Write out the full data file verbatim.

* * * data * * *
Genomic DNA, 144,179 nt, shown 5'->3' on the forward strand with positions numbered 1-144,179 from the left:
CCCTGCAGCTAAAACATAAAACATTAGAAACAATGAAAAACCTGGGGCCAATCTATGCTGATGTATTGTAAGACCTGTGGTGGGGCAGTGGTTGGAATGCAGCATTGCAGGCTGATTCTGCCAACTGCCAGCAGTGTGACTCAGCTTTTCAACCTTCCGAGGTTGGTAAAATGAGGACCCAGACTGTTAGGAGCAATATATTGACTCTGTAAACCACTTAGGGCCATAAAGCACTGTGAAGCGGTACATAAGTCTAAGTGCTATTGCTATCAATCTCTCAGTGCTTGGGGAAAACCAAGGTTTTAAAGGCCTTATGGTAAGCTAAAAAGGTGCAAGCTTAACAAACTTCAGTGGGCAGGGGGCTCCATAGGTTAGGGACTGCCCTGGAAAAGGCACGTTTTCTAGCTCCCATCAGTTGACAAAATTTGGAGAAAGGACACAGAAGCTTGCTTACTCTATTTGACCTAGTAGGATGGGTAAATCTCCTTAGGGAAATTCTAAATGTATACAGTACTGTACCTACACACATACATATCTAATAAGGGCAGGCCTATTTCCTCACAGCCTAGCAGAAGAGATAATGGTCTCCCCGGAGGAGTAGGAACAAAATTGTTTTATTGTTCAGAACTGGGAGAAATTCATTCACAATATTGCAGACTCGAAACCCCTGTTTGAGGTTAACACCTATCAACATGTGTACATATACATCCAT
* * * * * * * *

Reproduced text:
Genomic DNA, 144,179 nt, shown 5'->3' on the forward strand with positions numbered 1-144,179 from the left:
CCCTGCAGCTAAAACATAAAACATTAGAAACAATGAAAAACCTGGGGCCAATCTATGCTGATGTATTGTAAGACCTGTGGTGGGGCAGTGGTTGGAATGCAGCATTGCAGGCTGATTCTGCCAACTGCCAGCAGTGTGACTCAGCTTTTCAACCTTCCGAGGTTGGTAAAATGAGGACCCAGACTGTTAGGAGCAATATATTGACTCTGTAAACCACTTAGGGCCATAAAGCACTGTGAAGCGGTACATAAGTCTAAGTGCTATTGCTATCAATCTCTCAGTGCTTGGGGAAAACCAAGGTTTTAAAGGCCTTATGGTAAGCTAAAAAGGTGCAAGCTTAACAAACTTCAGTGGGCAGGGGGCTCCATAGGTTAGGGACTGCCCTGGAAAAGGCACGTTTTCTAGCTCCCATCAGTTGACAAAATTTGGAGAAAGGACACAGAAGCTTGCTTACTCTATTTGACCTAGTAGGATGGGTAAATCTCCTTAGGGAAATTCTAAATGTATACAGTACTGTACCTACACACATACATATCTAATAAGGGCAGGCCTATTTCCTCACAGCCTAGCAGAAGAGATAATGGTCTCCCCGGAGGAGTAGGAACAAAATTGTTTTATTGTTCAGAACTGGGAGAAATTCATTCACAATATTGCAGACTCGAAACCCCTGTTTGAGGTTAACACCTATCAACATGTGTACATATACATCCAT